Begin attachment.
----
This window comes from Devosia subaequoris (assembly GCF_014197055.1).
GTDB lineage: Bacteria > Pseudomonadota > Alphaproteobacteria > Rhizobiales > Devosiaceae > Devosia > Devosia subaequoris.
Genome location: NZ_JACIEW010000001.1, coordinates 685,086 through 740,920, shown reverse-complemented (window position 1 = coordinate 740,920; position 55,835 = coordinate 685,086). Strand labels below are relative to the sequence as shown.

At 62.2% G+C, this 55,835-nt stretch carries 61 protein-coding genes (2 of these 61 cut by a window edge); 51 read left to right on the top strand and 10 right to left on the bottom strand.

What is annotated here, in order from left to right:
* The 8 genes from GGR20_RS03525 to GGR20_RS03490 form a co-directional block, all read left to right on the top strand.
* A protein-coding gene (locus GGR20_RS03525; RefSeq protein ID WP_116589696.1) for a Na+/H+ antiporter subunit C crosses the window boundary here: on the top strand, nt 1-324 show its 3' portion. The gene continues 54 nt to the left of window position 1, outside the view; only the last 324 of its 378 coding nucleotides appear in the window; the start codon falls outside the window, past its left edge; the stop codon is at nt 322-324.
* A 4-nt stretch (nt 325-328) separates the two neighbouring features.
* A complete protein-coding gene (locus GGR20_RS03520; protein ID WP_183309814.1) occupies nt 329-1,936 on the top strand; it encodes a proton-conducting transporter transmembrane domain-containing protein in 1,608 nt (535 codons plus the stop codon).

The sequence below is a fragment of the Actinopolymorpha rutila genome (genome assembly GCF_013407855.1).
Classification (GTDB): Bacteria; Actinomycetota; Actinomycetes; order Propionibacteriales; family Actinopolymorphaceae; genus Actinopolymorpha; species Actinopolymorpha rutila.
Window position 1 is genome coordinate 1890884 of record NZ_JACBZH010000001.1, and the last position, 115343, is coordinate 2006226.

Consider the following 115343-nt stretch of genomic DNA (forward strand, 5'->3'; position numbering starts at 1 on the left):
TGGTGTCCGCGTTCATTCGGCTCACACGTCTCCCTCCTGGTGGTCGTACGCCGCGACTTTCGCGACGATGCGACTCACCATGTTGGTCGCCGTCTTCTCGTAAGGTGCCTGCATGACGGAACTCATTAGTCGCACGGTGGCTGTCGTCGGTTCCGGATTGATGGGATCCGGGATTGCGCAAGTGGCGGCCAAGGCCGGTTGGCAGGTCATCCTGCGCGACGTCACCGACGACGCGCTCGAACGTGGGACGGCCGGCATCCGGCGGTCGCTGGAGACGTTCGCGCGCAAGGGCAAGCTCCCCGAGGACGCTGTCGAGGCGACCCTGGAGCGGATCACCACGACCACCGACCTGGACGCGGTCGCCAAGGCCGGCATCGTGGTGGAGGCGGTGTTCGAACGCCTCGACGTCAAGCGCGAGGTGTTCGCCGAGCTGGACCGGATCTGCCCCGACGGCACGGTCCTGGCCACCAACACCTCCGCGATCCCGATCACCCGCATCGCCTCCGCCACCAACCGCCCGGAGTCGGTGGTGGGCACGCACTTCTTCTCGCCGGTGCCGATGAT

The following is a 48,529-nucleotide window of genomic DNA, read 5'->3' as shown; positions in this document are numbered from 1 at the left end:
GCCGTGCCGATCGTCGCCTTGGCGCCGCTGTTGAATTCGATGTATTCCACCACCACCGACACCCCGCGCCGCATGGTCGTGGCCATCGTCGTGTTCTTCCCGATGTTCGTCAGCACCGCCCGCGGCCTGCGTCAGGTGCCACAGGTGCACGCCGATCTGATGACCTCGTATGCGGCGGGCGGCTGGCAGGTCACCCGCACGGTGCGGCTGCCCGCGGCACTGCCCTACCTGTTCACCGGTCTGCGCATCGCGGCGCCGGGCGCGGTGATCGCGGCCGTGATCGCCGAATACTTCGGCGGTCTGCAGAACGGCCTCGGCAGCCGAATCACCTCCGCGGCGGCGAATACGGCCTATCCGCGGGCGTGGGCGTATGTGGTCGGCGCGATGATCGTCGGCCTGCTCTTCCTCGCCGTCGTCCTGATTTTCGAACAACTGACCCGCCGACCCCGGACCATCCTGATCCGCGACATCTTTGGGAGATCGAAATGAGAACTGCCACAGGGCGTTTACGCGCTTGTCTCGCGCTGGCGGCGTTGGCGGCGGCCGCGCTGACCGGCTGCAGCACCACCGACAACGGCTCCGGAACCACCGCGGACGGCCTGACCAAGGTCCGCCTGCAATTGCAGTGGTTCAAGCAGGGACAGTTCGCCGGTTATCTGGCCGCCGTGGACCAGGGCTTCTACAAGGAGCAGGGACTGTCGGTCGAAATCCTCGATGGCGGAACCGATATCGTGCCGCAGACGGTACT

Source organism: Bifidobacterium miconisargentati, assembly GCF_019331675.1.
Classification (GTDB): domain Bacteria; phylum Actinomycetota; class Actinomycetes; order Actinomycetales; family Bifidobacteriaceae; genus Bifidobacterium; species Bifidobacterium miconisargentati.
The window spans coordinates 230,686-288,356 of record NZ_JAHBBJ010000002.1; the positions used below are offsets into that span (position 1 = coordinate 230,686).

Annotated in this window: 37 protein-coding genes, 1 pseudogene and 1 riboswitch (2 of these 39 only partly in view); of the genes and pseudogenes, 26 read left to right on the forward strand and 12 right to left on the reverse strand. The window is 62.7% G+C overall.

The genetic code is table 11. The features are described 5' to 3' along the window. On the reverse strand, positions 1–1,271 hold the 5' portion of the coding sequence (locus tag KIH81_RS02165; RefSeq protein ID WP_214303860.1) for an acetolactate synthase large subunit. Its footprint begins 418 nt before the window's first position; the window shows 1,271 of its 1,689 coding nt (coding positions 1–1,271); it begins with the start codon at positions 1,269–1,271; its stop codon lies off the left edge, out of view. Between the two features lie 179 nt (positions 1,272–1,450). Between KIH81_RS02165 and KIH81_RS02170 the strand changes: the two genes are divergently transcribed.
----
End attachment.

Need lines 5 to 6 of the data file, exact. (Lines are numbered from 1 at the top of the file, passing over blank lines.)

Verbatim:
What is annotated here, in order from left to right:
* The 8 genes from GGR20_RS03525 to GGR20_RS03490 form a co-directional block, all read left to right on the top strand.